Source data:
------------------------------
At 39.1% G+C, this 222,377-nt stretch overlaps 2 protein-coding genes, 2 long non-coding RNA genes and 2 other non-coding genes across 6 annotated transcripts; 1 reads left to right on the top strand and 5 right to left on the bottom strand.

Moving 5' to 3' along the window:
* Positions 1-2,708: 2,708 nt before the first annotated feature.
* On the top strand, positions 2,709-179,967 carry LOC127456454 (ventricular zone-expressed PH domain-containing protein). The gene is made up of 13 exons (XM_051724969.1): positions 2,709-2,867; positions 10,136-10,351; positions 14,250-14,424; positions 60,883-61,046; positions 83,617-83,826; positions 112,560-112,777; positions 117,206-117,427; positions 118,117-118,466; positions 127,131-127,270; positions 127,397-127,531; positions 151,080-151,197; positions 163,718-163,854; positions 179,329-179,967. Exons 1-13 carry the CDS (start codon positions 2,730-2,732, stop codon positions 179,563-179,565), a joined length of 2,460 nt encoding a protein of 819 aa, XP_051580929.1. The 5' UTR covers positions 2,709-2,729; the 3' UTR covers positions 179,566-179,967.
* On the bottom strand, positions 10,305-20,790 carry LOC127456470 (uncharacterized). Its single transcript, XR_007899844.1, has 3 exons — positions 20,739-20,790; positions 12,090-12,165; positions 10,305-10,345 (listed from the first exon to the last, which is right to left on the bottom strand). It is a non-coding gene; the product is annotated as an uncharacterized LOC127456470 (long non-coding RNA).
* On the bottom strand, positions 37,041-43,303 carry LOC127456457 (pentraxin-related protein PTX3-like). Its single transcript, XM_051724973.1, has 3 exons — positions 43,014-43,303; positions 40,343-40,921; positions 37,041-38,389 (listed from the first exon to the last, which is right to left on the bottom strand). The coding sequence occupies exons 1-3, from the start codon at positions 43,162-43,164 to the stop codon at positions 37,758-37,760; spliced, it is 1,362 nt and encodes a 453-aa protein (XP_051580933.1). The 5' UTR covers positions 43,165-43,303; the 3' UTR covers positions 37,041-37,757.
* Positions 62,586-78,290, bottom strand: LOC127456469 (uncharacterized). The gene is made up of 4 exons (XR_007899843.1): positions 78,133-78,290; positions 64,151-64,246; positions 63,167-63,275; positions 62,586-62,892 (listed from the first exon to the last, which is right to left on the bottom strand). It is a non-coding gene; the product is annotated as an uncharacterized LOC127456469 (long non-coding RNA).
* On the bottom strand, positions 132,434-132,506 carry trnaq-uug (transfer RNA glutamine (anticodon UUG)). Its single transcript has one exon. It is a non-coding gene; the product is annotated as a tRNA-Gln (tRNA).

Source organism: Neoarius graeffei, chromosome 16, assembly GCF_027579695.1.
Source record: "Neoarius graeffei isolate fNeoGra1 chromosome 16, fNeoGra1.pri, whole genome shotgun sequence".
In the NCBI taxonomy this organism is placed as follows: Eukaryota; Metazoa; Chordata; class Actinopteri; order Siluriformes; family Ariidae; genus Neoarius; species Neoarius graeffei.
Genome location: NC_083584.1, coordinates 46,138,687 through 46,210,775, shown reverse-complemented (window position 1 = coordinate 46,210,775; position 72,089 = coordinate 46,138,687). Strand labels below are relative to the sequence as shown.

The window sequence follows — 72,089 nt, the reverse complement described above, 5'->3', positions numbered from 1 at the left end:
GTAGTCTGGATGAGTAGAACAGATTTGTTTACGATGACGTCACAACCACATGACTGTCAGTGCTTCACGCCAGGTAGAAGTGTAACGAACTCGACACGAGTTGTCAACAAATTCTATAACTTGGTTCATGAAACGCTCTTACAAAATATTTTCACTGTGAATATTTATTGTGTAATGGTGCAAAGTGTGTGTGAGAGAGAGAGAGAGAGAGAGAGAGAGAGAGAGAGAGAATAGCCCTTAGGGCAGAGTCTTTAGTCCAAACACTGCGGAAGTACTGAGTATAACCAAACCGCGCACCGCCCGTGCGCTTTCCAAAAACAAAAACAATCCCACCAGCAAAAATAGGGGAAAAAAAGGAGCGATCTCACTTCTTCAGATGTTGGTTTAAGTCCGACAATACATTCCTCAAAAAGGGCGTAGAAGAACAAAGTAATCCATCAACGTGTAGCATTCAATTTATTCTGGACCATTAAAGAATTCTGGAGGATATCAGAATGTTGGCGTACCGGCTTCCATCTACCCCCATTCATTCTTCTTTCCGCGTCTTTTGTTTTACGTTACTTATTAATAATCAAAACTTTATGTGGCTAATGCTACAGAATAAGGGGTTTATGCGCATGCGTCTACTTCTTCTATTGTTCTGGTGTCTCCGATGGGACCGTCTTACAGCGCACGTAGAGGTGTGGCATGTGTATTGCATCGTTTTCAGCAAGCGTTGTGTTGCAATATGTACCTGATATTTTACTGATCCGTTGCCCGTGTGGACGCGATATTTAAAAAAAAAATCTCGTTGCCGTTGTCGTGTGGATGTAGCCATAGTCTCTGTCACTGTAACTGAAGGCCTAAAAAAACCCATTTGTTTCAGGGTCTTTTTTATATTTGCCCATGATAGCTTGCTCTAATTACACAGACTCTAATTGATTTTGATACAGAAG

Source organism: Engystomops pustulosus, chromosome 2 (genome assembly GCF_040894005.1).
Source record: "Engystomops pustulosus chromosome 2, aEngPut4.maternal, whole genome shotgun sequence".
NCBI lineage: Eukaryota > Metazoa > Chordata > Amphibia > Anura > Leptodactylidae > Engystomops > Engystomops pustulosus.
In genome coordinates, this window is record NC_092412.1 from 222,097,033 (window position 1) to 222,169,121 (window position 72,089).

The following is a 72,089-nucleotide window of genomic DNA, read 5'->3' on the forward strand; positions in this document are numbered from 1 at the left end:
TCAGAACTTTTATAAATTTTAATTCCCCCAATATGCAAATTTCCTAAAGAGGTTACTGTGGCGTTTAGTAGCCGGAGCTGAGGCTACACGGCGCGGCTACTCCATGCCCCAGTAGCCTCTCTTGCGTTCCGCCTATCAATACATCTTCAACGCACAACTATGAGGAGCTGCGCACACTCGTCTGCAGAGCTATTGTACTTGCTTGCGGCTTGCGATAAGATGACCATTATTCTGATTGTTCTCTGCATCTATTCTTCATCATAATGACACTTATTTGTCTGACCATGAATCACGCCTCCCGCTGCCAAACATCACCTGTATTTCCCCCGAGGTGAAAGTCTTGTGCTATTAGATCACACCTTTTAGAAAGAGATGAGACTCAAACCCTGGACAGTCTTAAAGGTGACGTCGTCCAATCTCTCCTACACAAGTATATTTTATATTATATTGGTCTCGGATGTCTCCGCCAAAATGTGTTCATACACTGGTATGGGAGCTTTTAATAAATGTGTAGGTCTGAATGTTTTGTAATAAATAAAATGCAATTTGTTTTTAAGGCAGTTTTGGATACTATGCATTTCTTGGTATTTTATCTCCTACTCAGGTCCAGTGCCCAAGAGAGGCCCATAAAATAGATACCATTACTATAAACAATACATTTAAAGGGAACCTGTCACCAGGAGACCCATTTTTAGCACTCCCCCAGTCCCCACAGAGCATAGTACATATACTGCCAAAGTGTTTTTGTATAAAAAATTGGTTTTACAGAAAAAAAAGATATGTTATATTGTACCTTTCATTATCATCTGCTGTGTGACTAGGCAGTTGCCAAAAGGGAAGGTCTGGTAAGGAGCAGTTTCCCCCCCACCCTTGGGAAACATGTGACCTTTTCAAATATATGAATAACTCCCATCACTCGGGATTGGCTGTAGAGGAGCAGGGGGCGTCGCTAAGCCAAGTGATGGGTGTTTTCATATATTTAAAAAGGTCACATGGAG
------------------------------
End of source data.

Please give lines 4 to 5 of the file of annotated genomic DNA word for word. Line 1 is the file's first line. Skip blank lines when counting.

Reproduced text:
* On the top strand, positions 2,709-179,967 carry LOC127456454 (ventricular zone-expressed PH domain-containing protein). The gene is made up of 13 exons (XM_051724969.1): positions 2,709-2,867; positions 10,136-10,351; positions 14,250-14,424; positions 60,883-61,046; positions 83,617-83,826; positions 112,560-112,777; positions 117,206-117,427; positions 118,117-118,466; positions 127,131-127,270; positions 127,397-127,531; positions 151,080-151,197; positions 163,718-163,854; positions 179,329-179,967. Exons 1-13 carry the CDS (start codon positions 2,730-2,732, stop codon positions 179,563-179,565), a joined length of 2,460 nt encoding a protein of 819 aa, XP_051580929.1. The 5' UTR covers positions 2,709-2,729; the 3' UTR covers positions 179,566-179,967.
* On the bottom strand, positions 10,305-20,790 carry LOC127456470 (uncharacterized). Its single transcript, XR_007899844.1, has 3 exons — positions 20,739-20,790; positions 12,090-12,165; positions 10,305-10,345 (listed from the first exon to the last, which is right to left on the bottom strand). It is a non-coding gene; the product is annotated as an uncharacterized LOC127456470 (long non-coding RNA).